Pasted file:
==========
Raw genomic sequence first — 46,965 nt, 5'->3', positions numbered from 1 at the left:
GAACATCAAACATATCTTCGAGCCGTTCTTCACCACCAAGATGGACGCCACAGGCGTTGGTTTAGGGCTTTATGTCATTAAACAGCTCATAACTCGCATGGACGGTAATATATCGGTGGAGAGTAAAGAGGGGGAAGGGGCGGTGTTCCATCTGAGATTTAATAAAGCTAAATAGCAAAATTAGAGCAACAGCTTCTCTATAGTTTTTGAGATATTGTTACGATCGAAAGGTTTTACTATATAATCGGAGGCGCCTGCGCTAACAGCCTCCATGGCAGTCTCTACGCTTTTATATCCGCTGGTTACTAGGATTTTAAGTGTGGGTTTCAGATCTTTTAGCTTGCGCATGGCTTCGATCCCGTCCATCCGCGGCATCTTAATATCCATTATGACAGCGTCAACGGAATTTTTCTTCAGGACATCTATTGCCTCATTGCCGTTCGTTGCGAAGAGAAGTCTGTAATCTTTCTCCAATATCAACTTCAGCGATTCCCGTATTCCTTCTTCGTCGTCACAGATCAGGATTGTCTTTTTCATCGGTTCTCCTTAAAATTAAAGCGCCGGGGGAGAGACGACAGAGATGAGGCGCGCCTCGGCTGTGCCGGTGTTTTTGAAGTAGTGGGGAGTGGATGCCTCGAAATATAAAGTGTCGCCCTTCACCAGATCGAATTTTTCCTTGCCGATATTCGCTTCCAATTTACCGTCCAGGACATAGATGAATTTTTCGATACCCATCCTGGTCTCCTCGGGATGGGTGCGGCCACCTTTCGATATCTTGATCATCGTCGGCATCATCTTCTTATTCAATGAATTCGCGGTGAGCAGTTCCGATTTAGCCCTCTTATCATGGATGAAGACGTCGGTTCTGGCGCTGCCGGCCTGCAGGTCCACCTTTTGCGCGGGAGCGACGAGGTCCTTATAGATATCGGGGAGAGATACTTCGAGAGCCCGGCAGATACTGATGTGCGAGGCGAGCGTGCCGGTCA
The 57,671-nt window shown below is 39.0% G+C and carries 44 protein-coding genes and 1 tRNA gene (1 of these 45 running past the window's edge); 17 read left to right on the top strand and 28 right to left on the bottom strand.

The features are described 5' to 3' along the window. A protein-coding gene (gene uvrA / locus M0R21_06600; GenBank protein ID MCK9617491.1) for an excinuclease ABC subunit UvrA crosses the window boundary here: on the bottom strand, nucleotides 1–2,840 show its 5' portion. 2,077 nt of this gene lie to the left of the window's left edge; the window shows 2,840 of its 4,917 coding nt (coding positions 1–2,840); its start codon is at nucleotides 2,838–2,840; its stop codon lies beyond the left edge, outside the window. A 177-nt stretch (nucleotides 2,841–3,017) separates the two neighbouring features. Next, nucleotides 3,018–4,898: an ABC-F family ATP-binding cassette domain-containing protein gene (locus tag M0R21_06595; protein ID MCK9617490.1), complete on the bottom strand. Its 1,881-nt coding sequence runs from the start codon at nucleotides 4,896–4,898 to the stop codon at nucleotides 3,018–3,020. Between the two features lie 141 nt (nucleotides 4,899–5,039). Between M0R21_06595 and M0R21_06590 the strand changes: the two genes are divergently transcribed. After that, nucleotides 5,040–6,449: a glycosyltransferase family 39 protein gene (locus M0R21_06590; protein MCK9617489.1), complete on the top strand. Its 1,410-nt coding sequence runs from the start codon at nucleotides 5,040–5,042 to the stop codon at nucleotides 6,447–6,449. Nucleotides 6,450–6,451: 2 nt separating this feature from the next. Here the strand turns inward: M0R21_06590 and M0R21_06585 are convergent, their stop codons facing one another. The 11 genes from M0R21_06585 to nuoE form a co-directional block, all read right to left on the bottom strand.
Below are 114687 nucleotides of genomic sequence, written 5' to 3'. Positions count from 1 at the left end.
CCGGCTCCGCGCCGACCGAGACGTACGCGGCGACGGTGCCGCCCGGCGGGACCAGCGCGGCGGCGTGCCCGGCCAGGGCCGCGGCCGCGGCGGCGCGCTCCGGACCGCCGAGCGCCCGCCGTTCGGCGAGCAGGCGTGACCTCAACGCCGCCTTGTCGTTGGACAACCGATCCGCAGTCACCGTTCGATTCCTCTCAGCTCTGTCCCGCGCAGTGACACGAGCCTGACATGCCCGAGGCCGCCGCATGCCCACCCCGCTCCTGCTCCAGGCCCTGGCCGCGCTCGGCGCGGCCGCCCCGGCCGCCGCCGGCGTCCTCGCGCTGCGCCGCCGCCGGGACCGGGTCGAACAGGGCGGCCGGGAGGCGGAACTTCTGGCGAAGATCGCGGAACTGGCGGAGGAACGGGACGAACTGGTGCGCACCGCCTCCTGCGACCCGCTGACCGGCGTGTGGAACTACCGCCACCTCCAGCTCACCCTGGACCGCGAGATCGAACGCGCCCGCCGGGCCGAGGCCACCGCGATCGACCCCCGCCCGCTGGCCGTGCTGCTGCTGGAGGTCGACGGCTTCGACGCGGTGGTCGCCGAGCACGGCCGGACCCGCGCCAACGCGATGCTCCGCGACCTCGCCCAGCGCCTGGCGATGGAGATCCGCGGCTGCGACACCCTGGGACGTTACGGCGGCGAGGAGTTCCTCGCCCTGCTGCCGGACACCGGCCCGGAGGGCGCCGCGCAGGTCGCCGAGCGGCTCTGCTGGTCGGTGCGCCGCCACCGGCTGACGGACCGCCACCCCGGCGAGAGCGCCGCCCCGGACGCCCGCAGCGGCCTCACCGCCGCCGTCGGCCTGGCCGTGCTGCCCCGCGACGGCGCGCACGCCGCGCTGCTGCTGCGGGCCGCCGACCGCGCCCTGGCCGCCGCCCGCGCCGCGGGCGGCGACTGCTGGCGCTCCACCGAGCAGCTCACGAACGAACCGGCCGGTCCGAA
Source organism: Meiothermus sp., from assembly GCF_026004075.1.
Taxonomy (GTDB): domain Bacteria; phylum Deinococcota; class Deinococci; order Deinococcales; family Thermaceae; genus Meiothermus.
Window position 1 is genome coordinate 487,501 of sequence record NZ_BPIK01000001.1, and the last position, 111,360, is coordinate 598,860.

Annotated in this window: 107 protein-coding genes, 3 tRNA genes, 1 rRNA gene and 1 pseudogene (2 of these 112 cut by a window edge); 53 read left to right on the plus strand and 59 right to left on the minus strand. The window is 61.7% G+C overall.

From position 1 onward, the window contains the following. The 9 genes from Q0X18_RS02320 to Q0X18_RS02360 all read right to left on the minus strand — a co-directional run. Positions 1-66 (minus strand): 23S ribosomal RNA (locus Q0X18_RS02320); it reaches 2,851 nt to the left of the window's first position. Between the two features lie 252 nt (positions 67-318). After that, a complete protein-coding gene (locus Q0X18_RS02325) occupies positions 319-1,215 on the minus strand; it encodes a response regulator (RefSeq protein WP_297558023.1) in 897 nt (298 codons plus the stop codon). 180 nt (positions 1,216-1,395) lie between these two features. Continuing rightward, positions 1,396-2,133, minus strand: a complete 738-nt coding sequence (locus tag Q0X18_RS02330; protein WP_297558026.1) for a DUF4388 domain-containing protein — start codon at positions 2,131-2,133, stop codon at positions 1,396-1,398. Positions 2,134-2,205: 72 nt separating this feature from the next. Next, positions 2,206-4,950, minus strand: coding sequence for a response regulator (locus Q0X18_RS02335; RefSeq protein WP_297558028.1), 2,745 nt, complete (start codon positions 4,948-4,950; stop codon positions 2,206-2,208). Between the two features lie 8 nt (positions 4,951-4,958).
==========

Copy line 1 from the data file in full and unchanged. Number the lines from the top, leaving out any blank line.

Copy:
Raw genomic sequence first — 46,965 nt, 5'->3', positions numbered from 1 at the left: